Consumers Deserve To Know What’s In Their Products

This installment of our Pillars of Leadership series explores Informed Consumers.

Sharing ingredient information with consumers is key to business leadership on chemicals. It can build consumer confidence, trust, loyalty – and market advantage. Numerous surveys (see here and here) and advocacy campaigns (see here) reveal that people want more ingredient information than is typically available today. The key to success in cultivating an Informed Consumer is providing product ingredient information that is comprehensive, accessible, and importantly, meaningful.

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Consumers want to:

  • Have easy access to consistent, reliable information
  • Feel empowered when making purchasing decisions for themselves and their families
  • Understand what they’re bringing into their homes
  • Avoid adverse health and environmental impacts
  • Trust that brands and retailers respect their interest in knowing product composition

How does a company cultivate an Informed Consumer? For starters, by sharing ingredient information on product packaging and online for products it makes or sells, with content that extends well beyond regulatory requirements. While packaging physically limits the amount of information that can be shared with consumers, online ingredient disclosure allows greater flexibility in terms of the extent and type of ingredient information, as well as how that information is accessed and presented.

Addressing three key questions fosters Informed Consumers:

  • What chemicals are in the product: This means providing the specific identity of intentionally added ingredients as well as known contaminants. If a product contains a “free-of” claim, there should be verification that the product complies with the Federal Trade Commission’s Green Guides, guidelines to prevent green-washing. Further, free-of claims should be substantiated by a third party; even ingredients that are not intentionally added can show up as trace ingredients.
  • Why these chemicals are in the product: This requires clear and understandable information about what function each ingredient serves.
  • How to make meaning out of the information: The Informed Consumer leadership pillar is about transparency to the user. While the What and the Why form the core of the information a company shares with their customers, how this is presented is critically important as that defines accessibility. Product ingredient information needs to be easy to find on a manufacturer’s or retailer’s website, not buried. It is most helpful if information is also presented in a consistent manner across products and product lines.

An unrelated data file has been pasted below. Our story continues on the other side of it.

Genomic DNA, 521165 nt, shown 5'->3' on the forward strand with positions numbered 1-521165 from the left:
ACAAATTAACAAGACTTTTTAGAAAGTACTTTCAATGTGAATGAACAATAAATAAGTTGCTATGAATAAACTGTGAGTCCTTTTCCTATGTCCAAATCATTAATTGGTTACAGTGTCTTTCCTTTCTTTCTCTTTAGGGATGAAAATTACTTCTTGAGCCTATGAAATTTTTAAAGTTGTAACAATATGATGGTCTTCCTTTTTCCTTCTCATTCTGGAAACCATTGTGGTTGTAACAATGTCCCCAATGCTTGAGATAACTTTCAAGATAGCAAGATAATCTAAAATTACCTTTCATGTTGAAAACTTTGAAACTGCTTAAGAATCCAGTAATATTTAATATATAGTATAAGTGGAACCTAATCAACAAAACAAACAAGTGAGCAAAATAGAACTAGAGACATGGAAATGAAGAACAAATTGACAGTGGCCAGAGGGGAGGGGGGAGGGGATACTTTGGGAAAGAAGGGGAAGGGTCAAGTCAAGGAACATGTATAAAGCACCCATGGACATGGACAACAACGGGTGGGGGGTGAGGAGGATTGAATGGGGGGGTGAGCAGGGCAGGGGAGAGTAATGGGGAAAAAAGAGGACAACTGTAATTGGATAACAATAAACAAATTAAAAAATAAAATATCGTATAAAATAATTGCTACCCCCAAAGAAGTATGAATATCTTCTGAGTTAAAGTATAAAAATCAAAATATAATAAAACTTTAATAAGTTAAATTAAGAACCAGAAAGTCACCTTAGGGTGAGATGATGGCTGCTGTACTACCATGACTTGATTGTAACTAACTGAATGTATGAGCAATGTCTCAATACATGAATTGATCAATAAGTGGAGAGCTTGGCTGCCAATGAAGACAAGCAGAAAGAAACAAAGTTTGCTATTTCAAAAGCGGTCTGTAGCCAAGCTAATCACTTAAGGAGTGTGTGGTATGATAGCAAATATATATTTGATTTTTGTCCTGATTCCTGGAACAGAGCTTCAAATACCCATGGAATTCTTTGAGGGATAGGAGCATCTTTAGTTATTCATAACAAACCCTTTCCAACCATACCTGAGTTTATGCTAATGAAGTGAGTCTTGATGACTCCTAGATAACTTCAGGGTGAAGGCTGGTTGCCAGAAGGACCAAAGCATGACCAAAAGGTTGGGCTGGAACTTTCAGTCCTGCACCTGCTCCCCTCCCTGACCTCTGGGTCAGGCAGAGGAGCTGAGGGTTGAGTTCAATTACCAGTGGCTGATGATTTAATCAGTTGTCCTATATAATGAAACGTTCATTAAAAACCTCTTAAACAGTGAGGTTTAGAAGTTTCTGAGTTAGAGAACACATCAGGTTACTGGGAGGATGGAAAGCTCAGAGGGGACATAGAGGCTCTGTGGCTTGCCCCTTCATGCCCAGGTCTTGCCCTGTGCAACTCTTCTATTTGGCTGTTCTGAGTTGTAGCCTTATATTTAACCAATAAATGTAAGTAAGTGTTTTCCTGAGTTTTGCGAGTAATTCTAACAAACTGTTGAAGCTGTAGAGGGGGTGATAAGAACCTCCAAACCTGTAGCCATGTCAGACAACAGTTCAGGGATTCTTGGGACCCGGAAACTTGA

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Overcoming hurdles on the path to leadership

Available information: Companies themselves can have trouble finding the ingredient information that’s important to share with consumers. For example, manufacturers may not know the individual ingredients of a fragrance blend used in their products, yet this information can be critically important for consumers with allergies. Developing a Supply Chain Transparency plan – another core pillar of chemicals leadership – can enable effective systems for increasing information flows and expanding product ingredient information. While it may seem daunting to share your full ingredient list online, leadership companies like Seventh Generation and Beauty Counter are doing so today – and building both brand respect and market value along the way.

Managing an online platform: Online disclosure involves the transfer of internal data to a public-facing platform. To do this, a company may face software infrastructure challenges. Managing this effectively will require time, personnel, and financial resources. The site will need regular maintenance to ensure product information is always up-to-date, particularly if a formulation changes, and to accommodate increased data as the company gains more transparency into product ingredients.

Stepping up to leadership

To get started, companies need to assess what they know now and build a plan that outlines what information can be shared today and what information will be shared over time.

Building on our experience with retailers and suppliers, EDF has created guidance on best practices with examples for how to share ingredient information online. This new resource – EDF’s illustrated Rules of Online Disclosure – can provide a road map for improving your ingredient transparency.

See EDF’s Rules for Online Disclosure

 

 

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